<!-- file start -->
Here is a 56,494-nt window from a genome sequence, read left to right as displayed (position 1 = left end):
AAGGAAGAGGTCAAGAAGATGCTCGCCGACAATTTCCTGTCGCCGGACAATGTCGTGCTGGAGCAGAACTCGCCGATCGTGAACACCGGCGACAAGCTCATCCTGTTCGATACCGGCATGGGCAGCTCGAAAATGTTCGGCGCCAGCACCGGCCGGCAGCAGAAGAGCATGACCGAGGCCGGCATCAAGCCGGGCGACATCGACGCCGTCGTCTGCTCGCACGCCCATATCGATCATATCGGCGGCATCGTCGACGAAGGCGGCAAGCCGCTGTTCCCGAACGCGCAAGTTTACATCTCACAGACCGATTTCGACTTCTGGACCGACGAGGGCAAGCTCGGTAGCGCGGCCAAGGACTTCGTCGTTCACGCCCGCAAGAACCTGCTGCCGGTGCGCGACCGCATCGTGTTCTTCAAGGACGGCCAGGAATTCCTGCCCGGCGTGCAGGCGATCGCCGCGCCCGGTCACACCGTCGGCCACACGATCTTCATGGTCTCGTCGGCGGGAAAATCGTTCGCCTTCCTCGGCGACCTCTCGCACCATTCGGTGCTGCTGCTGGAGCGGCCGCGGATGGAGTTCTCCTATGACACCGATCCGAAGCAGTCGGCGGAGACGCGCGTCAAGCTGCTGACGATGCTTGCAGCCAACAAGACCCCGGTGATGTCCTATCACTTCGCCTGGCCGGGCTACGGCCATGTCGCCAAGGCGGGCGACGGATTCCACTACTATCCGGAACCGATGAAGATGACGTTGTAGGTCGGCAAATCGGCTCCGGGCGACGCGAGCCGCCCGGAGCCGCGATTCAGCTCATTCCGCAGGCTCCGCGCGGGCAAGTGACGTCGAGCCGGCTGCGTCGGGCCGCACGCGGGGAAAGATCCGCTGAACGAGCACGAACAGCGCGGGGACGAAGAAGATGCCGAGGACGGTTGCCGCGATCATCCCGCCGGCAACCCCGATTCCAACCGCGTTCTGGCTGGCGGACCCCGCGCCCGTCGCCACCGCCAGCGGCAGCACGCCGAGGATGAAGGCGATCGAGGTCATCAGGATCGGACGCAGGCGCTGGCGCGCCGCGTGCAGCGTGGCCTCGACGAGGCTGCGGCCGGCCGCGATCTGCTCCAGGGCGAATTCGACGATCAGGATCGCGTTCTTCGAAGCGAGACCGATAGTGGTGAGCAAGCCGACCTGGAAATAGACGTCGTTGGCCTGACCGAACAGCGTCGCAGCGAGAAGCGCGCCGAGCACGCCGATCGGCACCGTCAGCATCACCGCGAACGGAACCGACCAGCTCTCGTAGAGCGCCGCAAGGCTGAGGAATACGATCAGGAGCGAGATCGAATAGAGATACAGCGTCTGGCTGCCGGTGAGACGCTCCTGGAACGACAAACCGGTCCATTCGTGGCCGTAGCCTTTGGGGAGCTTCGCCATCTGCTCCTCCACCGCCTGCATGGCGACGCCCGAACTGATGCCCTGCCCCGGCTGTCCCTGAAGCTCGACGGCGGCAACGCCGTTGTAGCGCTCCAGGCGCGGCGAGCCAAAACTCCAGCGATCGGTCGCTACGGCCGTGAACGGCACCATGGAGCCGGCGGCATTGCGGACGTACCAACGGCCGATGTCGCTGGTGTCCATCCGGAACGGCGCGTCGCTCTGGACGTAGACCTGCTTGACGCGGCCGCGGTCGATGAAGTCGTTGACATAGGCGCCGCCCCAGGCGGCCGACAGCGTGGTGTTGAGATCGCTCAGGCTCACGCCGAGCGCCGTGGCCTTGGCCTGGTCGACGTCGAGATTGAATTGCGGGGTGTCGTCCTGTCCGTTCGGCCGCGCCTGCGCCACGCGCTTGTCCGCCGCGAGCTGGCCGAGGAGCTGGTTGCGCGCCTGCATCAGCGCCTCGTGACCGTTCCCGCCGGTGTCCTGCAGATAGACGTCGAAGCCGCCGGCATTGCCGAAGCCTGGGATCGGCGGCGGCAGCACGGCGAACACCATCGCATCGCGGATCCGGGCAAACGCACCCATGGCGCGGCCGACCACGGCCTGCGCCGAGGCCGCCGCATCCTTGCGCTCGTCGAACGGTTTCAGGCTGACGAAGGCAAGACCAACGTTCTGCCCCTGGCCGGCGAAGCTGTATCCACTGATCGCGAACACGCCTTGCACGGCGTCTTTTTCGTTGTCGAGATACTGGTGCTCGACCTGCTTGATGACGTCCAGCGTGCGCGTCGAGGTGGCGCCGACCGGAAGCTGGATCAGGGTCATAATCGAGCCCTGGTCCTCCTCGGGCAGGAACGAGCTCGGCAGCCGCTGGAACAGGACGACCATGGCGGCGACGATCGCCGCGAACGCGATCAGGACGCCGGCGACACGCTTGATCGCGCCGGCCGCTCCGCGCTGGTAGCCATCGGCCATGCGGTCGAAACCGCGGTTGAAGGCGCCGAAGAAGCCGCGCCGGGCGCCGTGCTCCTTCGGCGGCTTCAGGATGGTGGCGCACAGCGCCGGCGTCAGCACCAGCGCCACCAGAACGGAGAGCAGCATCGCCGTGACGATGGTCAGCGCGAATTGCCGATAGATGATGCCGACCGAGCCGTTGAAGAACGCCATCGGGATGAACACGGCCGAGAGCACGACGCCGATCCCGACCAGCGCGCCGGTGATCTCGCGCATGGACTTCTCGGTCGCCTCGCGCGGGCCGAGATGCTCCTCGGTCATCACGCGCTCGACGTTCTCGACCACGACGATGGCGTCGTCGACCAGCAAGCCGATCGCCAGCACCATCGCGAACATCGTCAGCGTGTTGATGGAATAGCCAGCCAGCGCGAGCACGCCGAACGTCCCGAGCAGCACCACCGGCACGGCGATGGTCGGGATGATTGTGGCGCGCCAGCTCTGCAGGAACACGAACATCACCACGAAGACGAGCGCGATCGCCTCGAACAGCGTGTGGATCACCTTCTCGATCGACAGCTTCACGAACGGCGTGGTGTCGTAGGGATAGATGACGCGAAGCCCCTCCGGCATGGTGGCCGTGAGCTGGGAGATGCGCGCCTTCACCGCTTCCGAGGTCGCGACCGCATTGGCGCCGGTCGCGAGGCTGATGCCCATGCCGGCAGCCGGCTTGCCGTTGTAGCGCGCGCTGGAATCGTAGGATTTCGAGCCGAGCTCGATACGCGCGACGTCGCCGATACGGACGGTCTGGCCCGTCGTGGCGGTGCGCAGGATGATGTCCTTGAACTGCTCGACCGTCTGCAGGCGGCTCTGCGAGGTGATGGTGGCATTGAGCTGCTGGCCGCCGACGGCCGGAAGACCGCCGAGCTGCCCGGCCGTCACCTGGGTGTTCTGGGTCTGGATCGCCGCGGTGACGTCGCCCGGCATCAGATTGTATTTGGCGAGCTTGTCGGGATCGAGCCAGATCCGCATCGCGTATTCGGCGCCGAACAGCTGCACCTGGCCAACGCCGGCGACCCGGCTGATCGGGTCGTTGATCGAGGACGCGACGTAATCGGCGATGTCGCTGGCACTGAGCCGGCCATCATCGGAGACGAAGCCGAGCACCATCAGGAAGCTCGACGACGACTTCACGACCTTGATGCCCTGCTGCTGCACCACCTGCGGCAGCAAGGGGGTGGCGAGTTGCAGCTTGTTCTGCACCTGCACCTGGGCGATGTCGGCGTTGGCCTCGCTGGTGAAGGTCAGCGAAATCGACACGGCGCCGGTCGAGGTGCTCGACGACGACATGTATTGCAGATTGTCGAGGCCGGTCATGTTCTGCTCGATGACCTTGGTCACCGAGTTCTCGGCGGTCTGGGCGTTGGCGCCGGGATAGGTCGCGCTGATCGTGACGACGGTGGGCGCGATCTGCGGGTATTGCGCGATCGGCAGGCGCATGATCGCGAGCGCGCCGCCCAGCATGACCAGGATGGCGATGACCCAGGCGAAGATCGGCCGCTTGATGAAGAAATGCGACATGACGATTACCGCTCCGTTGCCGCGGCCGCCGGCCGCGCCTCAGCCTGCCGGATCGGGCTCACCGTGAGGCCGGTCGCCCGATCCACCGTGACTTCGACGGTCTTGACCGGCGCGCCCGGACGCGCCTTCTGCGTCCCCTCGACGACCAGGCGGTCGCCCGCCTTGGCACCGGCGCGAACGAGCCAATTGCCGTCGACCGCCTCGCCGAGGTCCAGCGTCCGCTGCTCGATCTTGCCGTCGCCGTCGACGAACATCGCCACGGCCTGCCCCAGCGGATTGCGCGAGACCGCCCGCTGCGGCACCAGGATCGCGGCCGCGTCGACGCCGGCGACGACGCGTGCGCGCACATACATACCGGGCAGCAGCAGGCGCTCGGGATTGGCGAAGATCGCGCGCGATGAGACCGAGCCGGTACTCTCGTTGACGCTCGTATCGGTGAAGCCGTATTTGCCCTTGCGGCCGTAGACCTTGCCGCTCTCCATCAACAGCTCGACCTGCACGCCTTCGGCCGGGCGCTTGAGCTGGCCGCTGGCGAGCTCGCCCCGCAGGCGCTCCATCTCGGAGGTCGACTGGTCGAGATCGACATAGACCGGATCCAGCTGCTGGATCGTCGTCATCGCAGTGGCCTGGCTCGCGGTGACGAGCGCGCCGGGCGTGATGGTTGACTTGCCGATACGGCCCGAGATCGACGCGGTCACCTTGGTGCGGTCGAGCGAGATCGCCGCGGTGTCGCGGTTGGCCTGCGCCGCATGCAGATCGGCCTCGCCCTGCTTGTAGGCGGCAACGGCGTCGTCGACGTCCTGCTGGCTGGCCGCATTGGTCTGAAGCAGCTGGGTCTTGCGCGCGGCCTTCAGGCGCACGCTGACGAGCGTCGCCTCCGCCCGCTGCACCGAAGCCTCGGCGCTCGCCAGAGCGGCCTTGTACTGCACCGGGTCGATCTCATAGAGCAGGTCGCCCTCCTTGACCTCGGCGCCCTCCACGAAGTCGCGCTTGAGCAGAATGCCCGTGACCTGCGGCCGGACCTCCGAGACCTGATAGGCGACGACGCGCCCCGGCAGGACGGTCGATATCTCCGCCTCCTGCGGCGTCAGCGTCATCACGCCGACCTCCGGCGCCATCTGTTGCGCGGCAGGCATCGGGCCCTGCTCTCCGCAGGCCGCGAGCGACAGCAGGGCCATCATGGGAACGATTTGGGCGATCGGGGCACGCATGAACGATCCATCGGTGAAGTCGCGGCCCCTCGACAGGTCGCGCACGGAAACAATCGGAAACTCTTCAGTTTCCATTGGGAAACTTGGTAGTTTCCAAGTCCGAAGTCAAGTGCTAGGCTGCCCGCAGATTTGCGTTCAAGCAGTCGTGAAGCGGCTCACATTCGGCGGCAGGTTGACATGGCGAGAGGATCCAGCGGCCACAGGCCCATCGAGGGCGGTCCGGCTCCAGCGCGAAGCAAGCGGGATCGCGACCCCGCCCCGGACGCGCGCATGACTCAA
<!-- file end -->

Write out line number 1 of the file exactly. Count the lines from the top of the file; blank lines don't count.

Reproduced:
Here is a 56,494-nt window from a genome sequence, read left to right as displayed (position 1 = left end):